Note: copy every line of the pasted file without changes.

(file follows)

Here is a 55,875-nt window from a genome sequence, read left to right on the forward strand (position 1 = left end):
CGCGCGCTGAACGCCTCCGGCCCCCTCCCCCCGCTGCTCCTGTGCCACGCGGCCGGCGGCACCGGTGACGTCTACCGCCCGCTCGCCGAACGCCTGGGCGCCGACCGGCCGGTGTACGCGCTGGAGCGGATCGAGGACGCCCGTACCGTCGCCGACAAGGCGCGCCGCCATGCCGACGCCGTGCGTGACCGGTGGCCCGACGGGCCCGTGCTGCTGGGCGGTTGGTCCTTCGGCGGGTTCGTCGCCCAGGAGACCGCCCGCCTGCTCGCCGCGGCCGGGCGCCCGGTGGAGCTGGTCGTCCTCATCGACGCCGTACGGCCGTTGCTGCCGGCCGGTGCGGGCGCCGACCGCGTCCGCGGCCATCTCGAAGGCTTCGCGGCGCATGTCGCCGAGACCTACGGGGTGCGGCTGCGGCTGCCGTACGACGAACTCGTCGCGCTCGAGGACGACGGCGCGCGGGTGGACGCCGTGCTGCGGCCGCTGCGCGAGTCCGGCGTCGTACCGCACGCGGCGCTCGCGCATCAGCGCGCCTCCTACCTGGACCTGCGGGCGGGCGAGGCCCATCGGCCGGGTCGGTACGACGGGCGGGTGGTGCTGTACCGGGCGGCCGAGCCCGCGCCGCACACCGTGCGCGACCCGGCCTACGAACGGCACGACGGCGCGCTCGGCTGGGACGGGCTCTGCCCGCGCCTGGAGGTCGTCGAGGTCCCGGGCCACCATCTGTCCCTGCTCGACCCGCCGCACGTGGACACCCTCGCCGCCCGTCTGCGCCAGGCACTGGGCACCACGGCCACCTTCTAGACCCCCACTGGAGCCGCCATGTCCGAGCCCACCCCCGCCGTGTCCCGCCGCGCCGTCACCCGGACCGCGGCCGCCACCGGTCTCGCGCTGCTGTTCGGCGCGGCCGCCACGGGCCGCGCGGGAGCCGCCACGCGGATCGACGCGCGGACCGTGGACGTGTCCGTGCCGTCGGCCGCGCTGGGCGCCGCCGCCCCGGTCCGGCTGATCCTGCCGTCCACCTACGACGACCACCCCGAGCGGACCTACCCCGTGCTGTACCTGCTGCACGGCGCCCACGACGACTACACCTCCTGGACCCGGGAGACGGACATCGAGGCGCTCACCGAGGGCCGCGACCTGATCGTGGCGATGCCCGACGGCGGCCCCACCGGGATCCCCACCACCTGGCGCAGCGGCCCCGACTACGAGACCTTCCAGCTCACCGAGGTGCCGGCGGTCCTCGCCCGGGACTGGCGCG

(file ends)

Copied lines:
Here is a 55,875-nt window from a genome sequence, read left to right on the forward strand (position 1 = left end):
CGCGCGCTGAACGCCTCCGGCCCCCTCCCCCCGCTGCTCCTGTGCCACGCGGCCGGCGGCACCGGTGACGTCTACCGCCCGCTCGCCGAACGCCTGGGCGCCGACCGGCCGGTGTACGCGCTGGAGCGGATCGAGGACGCCCGTACCGTCGCCGACAAGGCGCGCCGCCATGCCGACGCCGTGCGTGACCGGTGGCCCGACGGGCCCGTGCTGCTGGGCGGTTGGTCCTTCGGCGGGTTCGTCGCCCAGGAGACCGCCCGCCTGCTCGCCGCGGCCGGGCGCCCGGTGGAGCTGGTCGTCCTCATCGACGCCGTACGGCCGTTGCTGCCGGCCGGTGCGGGCGCCGACCGCGTCCGCGGCCATCTCGAAGGCTTCGCGGCGCATGTCGCCGAGACCTACGGGGTGCGGCTGCGGCTGCCGTACGACGAACTCGTCGCGCTCGAGGACGACGGCGCGCGGGTGGACGCCGTGCTGCGGCCGCTGCGCGAGTCCGGCGTCGTACCGCACGCGGCGCTCGCGCATCAGCGCGCCTCCTACCTGGACCTGCGGGCGGGCGAGGCCCATCGGCCGGGTCGGTACGACGGGCGGGTGGTGCTGTACCGGGCGGCCGAGCCCGCGCCGCACACCGTGCGCGACCCGGCCTACGAACGGCACGACGGCGCGCTCGGCTGGGACGGGCTCTGCCCGCGCCTGGAGGTCGTCGAGGTCCCGGGCCACCATCTGTCCCTGCTCGACCCGCCGCACGTGGACACCCTCGCCGCCCGTCTGCGCCAGGCACTGGGCACCACGGCCACCTTCTAGACCCCCACTGGAGCCGCCATGTCCGAGCCCACCCCCGCCGTGTCCCGCCGCGCCGTCACCCGGACCGCGGCCGCCACCGGTCTCGCGCTGCTGTTCGGCGCGGCCGCCACGGGCCGCGCGGGAGCCGCCACGCGGATCGACGCGCGGACCGTGGACGTGTCCGTGCCGTCGGCCGCGCTGGGCGCCGCCGCCCCGGTCCGGCTGATCCTGCCGTCCACCTACGACGACCACCCCGAGCGGACCTACCCCGTGCTGTACCTGCTGCACGGCGCCCACGACGACTACACCTCCTGGACCCGGGAGACGGACATCGAGGCGCTCACCGAGGGCCGCGACCTGATCGTGGCGATGCCCGACGGCGGCCCCACCGGGATCCCCACCACCTGGCGCAGCGGCCCCGACTACGAGACCTTCCAGCTCACCGAGGTGCCGGCGGTCCTCGCCCGGGACTGGCGCG